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How to cook a holiday roast

  • By The Newnan Times-Herald
  • |
  • Dec. 01, 2022 - 6:35 PM

How to cook a holiday roast

The Newnan Times-Herald

It’s not too early to reprise my holiday roast recipe, the best standing rib roast of your life, guaranteed. You’ll need this time to save up while watching for the sales at the grocery store. You’re welcome.

My brother travels all the way from D.C. every Christmas just so he can steal the first piece of unctuous, crispy crackling off the roast before Christmas dinner.


• 1 bodacious prime beef “standing rib” roast: An expensive cut of meat. Buy when they go on sale this month. They freeze well, too. Tell the butcher to separate the chine bone and wrap it back up with the roast. You’ll thank me when you start to carve. Get it at least 3 ribs thick or else why bother? You want leftovers for sandwiches. You know the dogs will want the bones.

• Kitchen Bouquet Browning & Seasoning Sauce (in a 4-ounce brown bottle where you find the A-1). Essential ingredient. No substitutes. Please, I beg you.

• Original Mixed-Up Salt from Jane’s Krazy Mixed Up Seasonings (in the herbs and spices aisle). Again, it’s a proprietary ingredient. No substitutes, or I won’t be responsible for the outcome.

• Garlic powder

• Parsley flakes

• Reliable meat thermometer


1. Defrost the roast if frozen (might take a day or two, or three in the fridge. Think frozen turkey).

2. On cooking day, preheat oven to 425 F while letting the roast sit out on the counter for 30-60 minutes to get the chill off. Just be sure the big dogs aren’t around.

3. Put the roast, FAT SIDE UP on a rack in a roasting pan, rack and pan both sprayed with non-stick spray.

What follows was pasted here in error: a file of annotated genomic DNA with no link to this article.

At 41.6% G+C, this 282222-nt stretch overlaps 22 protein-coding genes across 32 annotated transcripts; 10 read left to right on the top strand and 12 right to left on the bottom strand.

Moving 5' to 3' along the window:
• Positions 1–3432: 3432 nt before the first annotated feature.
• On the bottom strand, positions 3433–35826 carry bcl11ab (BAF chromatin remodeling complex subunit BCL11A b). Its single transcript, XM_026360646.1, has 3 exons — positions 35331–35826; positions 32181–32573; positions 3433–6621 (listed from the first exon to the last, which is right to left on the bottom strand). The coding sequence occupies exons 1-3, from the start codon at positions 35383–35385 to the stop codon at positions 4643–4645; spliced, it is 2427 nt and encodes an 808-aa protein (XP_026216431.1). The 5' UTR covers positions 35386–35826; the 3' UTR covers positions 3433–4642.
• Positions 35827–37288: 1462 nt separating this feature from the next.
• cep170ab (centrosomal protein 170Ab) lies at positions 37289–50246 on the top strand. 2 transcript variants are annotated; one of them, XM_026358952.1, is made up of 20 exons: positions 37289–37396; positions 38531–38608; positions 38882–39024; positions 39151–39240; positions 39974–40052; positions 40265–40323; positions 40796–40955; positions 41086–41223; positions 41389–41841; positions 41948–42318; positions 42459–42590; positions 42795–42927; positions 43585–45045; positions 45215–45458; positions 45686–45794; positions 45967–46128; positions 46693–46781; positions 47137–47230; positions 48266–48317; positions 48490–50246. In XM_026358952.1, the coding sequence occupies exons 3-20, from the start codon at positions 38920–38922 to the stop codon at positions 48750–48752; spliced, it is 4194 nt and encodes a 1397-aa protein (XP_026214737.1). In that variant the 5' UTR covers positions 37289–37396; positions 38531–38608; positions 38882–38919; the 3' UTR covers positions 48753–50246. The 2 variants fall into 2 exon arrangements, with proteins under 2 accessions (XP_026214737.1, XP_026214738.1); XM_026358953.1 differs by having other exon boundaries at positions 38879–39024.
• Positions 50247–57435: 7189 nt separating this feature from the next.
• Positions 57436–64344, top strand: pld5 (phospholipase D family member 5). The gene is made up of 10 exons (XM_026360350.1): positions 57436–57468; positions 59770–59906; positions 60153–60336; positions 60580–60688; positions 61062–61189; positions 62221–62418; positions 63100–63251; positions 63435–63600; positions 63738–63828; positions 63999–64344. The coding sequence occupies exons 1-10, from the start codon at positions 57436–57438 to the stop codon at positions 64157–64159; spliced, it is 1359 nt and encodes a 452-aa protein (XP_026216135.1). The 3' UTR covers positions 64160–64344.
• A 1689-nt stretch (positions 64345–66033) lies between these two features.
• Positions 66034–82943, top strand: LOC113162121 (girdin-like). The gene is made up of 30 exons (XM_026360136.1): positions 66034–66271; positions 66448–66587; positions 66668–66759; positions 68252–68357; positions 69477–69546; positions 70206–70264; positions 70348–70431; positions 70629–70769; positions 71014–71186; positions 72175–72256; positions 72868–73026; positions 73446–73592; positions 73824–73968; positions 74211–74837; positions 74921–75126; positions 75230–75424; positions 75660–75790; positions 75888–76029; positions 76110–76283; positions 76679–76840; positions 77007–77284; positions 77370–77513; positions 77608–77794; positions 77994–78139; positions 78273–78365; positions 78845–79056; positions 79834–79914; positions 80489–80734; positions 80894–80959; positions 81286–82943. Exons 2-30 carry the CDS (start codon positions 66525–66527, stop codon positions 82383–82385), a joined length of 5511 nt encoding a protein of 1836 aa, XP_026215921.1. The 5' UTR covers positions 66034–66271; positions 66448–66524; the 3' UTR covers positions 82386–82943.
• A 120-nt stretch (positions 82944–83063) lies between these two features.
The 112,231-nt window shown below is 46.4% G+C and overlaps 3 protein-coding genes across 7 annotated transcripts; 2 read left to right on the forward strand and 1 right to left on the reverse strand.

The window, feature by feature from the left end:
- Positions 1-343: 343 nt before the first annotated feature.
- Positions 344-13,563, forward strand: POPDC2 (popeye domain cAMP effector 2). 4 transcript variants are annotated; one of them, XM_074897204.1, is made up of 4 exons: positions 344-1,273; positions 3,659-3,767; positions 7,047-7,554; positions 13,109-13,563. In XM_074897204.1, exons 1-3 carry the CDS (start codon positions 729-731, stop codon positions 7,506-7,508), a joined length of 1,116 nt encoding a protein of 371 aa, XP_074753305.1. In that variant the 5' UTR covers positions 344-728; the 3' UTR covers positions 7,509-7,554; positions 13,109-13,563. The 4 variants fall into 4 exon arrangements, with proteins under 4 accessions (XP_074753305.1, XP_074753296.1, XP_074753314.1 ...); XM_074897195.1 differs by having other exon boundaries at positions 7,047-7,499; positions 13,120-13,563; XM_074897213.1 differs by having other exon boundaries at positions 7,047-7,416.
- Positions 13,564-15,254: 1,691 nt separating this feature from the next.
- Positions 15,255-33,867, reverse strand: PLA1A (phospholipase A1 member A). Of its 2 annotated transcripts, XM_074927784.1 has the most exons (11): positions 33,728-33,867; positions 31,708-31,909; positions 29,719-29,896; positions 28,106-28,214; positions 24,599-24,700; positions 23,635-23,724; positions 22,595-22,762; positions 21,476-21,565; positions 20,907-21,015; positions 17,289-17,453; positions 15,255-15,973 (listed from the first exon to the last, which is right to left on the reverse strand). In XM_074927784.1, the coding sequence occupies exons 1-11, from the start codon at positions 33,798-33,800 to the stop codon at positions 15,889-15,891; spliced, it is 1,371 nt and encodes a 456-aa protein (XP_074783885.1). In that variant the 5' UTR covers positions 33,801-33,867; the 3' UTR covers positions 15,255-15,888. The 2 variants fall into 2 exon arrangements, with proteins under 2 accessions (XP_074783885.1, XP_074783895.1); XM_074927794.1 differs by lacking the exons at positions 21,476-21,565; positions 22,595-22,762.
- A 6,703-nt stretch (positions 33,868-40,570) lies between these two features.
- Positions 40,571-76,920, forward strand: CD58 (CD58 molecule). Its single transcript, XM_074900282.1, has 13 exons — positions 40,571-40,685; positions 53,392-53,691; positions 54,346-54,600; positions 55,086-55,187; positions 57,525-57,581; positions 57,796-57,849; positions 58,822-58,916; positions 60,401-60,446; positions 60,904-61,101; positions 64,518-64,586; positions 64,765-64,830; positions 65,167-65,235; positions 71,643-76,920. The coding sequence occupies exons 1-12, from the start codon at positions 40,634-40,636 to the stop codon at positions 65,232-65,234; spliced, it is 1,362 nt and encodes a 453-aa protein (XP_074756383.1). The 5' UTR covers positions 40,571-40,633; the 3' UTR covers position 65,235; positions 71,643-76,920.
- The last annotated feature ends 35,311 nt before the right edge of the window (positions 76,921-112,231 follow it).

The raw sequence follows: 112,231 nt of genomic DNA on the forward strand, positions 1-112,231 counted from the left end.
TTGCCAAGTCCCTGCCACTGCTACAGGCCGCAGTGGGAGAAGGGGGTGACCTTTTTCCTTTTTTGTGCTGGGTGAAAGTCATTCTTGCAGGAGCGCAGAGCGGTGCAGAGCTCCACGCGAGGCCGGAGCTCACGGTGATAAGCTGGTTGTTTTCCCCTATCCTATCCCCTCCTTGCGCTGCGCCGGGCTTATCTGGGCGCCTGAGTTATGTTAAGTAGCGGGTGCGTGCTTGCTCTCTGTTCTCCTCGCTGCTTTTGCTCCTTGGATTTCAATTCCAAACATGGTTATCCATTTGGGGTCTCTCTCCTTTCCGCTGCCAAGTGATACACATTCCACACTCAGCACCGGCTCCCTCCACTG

4. Slather Kitchen Bouquet with your hands over every inch of that roast. Roll up those sleeves and get in there. Messy but totally important. Seals in the juices. Wash your hands and the bottle of Kitchen Bouquet when you’re done. Trust me, it’s worth the mess.

5. Sprinkle Krazy Salt liberally all over the roast, and I mean way more heavily than you would expect to be appropriate. Cover all the surfaces.

6. Sprinkle the garlic powder the same way.

7. Sprinkle parsley flakes using a lighter hand. Still, don’t skimp.

8. Pat that roast all over gently now to get all the sprinkled goodness well-stuck (not an official culinary term). Messy again, so wash your hands again.

9. Put about ¼-½ cup water in the bottom of the pan just to keep the pan from smoking til you get fat drippings going.

10. Put the whole thing in your preheated 425 F oven. This high temp will also help seal in the juices, but you must leave it at this high setting only briefly or you’ll have smoking, expensive black coal for dinner. DON’T LEAVE. JUST STAND THERE AND HAVE A SIP (OR TWO) OF WINE. TURN THE HEAT DOWN TO 350 F AFTER 5 MINUTES!

11. Cook beef at 350 F for 15-20 minutes per pound for a beautiful medium-rare prime rib (internal temp 140 F). Estimate cooking time on the early side if you don’t have an oven-safe meat thermometer. You can use any analog thermometer to check periodically, but make it quick. Opening and closing oven doors can mess with cooking time, too. Might even need to add some time depending on your oven.

12. For the love of Elvis, don’t overcook it. That would be a mortal sin.

13. When the roast is done, remove that beautiful thing from the oven and let it rest on the rack for at least 10-15 minutes. The cook should rest during this time, too, with another glass of wine and one last hors d’oeuvre. You will, however, want to stand near the roast to guard it from the big dogs and the human marauders who are after their first greedy pull of crackling off your masterpiece.

14. Then, remove the roast to a carving board, carve some thick, juicy slices. Bask in the compliments and enjoy the best standing rib roast you’ll ever eat.

Happy Holidays!

Longtime Newnan resident Susie Berta has many creative pursuits, including music, art, writing, cooking, gardening, entertaining and decorating. She is now pursuing her passion for writing and recently published her memoir, “The Veterinarian’s Wife.” She can be reached at